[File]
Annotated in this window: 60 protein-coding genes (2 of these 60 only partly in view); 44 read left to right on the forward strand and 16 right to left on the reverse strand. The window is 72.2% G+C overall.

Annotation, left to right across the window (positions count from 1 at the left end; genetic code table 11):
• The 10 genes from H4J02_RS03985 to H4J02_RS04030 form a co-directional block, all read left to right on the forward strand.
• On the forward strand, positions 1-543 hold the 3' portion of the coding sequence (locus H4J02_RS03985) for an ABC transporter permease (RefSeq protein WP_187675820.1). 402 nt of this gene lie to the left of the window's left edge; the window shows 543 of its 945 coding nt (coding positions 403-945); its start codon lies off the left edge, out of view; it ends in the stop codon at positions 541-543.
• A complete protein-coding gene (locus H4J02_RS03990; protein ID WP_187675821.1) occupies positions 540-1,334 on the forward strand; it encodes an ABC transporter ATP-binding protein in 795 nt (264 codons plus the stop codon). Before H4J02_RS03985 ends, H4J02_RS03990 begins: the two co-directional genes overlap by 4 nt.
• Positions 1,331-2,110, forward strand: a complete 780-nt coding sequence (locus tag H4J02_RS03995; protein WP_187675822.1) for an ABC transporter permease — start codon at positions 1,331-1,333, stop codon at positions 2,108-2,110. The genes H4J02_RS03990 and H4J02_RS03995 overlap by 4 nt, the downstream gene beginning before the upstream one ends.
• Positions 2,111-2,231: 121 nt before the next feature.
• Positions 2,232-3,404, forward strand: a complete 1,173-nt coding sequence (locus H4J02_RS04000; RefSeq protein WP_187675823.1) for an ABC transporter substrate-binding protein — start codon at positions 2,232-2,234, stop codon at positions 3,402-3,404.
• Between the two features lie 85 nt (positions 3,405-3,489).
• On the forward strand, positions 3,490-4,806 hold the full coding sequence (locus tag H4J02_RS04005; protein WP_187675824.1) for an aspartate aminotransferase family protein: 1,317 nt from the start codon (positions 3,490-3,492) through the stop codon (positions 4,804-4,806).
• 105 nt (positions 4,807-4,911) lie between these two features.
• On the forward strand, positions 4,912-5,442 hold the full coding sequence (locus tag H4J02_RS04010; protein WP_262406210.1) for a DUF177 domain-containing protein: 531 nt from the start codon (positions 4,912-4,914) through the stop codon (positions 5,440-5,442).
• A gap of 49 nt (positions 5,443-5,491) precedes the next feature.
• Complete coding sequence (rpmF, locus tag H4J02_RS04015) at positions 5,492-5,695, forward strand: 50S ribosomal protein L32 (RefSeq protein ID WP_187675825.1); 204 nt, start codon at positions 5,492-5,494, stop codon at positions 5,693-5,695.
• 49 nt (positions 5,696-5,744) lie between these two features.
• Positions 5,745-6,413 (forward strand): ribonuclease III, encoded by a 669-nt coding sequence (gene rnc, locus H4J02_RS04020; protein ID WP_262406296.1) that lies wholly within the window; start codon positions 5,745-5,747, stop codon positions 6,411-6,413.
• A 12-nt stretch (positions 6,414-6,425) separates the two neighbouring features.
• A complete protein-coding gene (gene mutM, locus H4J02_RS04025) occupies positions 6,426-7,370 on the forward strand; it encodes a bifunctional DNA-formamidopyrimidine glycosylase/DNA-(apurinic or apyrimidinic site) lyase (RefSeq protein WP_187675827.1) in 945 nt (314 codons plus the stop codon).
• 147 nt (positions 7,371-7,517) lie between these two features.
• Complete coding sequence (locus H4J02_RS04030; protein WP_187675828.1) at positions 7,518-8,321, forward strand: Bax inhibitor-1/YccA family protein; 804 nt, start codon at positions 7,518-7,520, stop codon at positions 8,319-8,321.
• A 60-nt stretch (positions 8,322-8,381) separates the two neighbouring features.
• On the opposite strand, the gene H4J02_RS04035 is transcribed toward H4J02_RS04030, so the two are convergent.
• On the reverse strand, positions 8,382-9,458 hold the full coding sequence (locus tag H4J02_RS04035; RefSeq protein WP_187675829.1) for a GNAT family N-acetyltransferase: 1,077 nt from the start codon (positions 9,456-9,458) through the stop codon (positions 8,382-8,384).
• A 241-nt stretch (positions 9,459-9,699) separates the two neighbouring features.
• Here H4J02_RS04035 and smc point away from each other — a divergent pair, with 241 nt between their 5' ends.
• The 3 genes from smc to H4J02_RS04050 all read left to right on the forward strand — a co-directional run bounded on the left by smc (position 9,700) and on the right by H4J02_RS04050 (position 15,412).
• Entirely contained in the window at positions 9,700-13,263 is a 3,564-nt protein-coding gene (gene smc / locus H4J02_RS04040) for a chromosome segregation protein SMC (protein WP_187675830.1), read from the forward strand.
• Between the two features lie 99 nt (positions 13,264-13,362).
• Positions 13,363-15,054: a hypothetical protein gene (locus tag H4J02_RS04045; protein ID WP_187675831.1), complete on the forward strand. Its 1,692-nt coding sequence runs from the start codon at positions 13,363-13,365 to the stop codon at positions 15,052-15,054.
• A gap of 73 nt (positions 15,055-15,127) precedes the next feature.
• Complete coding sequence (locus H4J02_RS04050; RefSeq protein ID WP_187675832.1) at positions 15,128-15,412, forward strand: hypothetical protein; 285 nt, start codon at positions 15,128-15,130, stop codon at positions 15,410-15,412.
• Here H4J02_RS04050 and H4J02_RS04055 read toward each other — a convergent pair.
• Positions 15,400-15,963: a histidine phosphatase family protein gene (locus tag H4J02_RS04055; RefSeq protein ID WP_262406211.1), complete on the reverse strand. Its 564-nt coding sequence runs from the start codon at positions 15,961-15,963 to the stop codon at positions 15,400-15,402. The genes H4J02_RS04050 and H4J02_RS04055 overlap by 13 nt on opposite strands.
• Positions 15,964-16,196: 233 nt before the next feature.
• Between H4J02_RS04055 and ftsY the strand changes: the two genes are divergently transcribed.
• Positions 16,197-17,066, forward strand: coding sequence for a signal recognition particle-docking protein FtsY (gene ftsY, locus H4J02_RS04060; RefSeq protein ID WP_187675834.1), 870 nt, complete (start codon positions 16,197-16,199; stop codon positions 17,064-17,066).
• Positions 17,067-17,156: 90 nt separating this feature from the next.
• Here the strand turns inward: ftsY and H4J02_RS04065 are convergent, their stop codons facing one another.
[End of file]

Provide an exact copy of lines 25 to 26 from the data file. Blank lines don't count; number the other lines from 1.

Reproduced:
• Here H4J02_RS04035 and smc point away from each other — a divergent pair, with 241 nt between their 5' ends.
• The 3 genes from smc to H4J02_RS04050 all read left to right on the forward strand — a co-directional run bounded on the left by smc (position 9,700) and on the right by H4J02_RS04050 (position 15,412).